It was a busy December in housing markets across the country, suggesting that when compared to last year, not as many house hunters stayed home for the holidays. They bought them instead.
While the nearly 23 percent increase in total Canadian home sales as reported by the Canadian Real Estate Association (CREA) for the month made for an attention-grabbing figure, it was Toronto’s tight housing market that caught our eye.
According to CREA data, the Toronto housing market found itself firmly in seller’s territory at the end of 2019, with the important sales-to-new listings ratio measuring in at 70 percent. Essentially, this means that 7 out of 10 new homes listed on the market would sell within a month.
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Typically, sales-to-new listings ratios between 40 to 60 percent reflect a balanced market. A ratio below that range indicates a market favours buyers and anything above that range benefits sellers, who can raise prices as homebuyers compete over a limited number of listings.
And this is exactly what’s happening in Toronto right now. The market hovered around the upper end of balanced through the summer before edging into the lower end of seller’s territory late in the year. It was only recently, however, that it found itself firmly in seller’s territory, with the reading of 70 percent.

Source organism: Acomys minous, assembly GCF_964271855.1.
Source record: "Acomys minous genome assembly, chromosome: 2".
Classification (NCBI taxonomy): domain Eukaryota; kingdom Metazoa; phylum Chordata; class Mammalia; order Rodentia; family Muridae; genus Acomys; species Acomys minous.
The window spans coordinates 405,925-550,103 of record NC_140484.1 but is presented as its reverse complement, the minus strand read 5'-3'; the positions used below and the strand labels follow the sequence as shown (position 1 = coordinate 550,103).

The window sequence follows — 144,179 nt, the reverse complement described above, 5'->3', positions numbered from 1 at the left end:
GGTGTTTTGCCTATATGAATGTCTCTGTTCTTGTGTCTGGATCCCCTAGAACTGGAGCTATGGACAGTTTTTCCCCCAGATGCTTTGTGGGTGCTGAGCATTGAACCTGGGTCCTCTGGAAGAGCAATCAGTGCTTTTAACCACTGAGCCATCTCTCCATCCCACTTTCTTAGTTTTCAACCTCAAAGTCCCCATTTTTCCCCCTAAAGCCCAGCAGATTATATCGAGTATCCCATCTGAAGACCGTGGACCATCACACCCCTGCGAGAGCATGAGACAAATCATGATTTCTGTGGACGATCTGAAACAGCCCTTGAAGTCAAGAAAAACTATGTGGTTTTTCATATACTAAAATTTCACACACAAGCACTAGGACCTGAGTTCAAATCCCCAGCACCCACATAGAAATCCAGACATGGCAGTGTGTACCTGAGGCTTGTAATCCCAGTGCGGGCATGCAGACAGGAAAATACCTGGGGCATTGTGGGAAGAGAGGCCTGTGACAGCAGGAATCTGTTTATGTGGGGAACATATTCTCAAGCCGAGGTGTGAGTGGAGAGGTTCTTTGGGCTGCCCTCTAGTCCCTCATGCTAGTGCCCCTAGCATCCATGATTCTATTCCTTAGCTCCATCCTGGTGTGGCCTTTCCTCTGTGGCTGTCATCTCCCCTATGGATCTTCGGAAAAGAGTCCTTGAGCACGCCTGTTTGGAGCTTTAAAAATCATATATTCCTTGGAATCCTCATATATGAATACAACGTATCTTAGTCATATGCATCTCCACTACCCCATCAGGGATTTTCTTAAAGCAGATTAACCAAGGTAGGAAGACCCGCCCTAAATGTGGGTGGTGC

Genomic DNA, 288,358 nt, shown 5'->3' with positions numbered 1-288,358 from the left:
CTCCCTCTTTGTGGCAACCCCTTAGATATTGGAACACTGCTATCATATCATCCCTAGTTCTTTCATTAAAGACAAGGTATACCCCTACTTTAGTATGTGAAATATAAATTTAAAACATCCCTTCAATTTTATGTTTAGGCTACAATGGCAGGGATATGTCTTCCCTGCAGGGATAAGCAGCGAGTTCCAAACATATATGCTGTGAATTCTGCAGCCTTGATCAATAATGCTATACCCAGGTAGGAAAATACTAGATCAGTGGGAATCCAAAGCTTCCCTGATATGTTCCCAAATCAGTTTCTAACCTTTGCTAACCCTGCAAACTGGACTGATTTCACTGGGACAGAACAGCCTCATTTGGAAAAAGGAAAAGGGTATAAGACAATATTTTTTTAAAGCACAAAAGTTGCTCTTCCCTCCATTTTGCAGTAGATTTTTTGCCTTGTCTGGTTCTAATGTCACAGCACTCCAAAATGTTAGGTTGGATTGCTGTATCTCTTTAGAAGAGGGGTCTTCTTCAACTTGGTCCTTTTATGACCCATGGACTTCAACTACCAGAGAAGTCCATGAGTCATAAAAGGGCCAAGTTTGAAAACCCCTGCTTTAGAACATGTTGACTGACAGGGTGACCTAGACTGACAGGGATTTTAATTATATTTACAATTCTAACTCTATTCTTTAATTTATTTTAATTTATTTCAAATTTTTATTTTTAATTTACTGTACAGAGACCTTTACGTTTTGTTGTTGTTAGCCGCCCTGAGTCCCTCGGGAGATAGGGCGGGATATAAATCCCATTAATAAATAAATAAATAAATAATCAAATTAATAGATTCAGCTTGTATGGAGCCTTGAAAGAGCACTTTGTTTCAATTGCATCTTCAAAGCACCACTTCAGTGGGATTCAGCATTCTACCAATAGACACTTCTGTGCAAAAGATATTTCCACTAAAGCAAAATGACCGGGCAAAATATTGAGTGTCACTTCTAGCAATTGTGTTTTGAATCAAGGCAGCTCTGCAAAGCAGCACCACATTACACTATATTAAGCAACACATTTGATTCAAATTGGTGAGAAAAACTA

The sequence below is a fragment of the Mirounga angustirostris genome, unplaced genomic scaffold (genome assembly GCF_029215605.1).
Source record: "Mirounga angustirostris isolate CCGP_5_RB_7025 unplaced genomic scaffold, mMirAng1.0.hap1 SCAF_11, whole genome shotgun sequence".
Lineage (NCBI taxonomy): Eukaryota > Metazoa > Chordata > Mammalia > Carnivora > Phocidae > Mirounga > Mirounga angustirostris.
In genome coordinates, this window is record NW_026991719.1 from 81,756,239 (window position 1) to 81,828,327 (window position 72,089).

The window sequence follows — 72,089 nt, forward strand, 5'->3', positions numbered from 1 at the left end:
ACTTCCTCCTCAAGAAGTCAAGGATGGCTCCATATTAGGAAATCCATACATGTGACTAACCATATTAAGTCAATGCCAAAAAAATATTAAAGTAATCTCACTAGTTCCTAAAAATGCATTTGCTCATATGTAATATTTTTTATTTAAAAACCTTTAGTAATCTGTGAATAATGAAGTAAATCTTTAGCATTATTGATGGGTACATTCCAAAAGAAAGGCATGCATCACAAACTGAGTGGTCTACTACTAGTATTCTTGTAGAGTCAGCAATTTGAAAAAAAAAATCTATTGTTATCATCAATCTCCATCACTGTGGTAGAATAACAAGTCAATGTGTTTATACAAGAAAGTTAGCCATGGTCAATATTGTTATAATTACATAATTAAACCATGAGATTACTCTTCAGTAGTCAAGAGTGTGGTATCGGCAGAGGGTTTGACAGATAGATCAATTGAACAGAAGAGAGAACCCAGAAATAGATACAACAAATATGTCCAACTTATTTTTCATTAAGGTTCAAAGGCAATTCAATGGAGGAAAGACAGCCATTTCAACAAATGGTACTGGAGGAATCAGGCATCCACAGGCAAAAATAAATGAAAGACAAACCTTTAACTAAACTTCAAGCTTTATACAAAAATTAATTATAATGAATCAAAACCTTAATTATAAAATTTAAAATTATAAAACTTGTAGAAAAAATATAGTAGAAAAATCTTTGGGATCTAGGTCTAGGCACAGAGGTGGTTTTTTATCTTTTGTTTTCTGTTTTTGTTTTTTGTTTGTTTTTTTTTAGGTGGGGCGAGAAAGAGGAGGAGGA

Toronto home prices have responded to the tight market accordingly, jumping 11.7 percent in December over the same time last year. Homebuyers are likely to see more of the same through 2020 too with no supply relief in sight and competition in the tight market showing no sign of ebbing.
“While the gaudy headline sales gain last month is flattered by soft conditions in late 2018, the current tightness of the market looks real. As a result, we expect some further upward pressure on prices in coming months,” wrote BMO Chief Economist Douglas Porter in commentary published this week.
Following the release of his organization’s December market data last week, Toronto Real Estate Board Chief Market Analyst Jason Mercer shared a similar outlook for 2020.
“Taking 2019 as an example, we experienced a strong sales increase up against a decline in supply,” said Mercer. “Tighter market conditions translated into accelerating price growth. Expect further acceleration in 2020 if there is no relief on the supply front.”